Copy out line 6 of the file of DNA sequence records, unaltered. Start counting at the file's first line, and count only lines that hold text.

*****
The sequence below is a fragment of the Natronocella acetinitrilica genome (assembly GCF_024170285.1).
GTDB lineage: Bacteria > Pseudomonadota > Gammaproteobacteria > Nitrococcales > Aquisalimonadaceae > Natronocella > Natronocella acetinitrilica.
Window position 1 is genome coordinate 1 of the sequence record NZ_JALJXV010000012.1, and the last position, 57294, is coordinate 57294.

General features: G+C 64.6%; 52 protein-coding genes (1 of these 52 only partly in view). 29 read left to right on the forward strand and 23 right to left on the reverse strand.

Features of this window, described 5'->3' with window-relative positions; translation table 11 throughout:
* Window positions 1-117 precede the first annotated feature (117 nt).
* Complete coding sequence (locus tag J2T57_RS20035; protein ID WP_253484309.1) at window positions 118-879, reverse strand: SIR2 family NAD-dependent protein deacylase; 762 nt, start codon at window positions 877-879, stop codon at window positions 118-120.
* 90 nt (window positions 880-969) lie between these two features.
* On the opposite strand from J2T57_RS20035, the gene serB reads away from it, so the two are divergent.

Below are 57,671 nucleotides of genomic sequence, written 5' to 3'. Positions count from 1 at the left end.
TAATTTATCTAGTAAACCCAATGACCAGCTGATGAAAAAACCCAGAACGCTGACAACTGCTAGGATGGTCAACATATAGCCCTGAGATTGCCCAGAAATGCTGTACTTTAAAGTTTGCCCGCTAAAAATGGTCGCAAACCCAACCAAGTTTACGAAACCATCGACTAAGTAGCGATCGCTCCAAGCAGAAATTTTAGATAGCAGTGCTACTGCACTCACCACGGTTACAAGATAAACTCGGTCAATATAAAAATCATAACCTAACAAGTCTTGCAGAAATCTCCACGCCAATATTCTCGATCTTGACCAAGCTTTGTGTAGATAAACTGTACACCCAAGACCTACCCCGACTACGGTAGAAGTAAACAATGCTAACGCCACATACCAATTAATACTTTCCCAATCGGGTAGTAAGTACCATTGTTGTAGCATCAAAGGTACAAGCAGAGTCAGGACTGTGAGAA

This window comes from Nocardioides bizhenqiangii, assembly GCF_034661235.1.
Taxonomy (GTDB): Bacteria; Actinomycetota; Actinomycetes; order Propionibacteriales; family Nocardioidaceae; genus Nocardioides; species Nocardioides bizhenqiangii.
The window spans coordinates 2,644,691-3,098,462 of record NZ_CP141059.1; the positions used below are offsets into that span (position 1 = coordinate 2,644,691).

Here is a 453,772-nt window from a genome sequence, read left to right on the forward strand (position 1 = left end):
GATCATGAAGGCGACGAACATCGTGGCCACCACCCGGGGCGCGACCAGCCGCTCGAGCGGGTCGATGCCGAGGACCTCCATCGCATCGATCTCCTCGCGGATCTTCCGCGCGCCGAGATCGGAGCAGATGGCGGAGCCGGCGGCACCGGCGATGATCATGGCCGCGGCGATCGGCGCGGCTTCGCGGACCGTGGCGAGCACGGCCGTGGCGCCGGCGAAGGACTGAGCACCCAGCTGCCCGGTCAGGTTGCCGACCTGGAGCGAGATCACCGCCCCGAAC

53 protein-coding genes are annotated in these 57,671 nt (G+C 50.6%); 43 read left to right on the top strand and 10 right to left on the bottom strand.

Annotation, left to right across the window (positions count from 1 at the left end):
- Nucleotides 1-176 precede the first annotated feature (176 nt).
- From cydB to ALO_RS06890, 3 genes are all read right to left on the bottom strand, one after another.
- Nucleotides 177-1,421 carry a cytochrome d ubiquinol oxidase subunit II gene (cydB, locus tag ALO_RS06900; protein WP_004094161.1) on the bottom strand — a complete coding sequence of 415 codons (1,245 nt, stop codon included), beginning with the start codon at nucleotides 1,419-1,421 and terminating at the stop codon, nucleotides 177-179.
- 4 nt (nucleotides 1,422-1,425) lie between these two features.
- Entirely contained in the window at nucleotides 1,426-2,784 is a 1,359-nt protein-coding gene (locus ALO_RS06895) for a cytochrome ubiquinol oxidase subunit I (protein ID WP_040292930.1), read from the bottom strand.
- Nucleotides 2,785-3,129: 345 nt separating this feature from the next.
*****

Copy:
* Window positions 1-117 precede the first annotated feature (117 nt).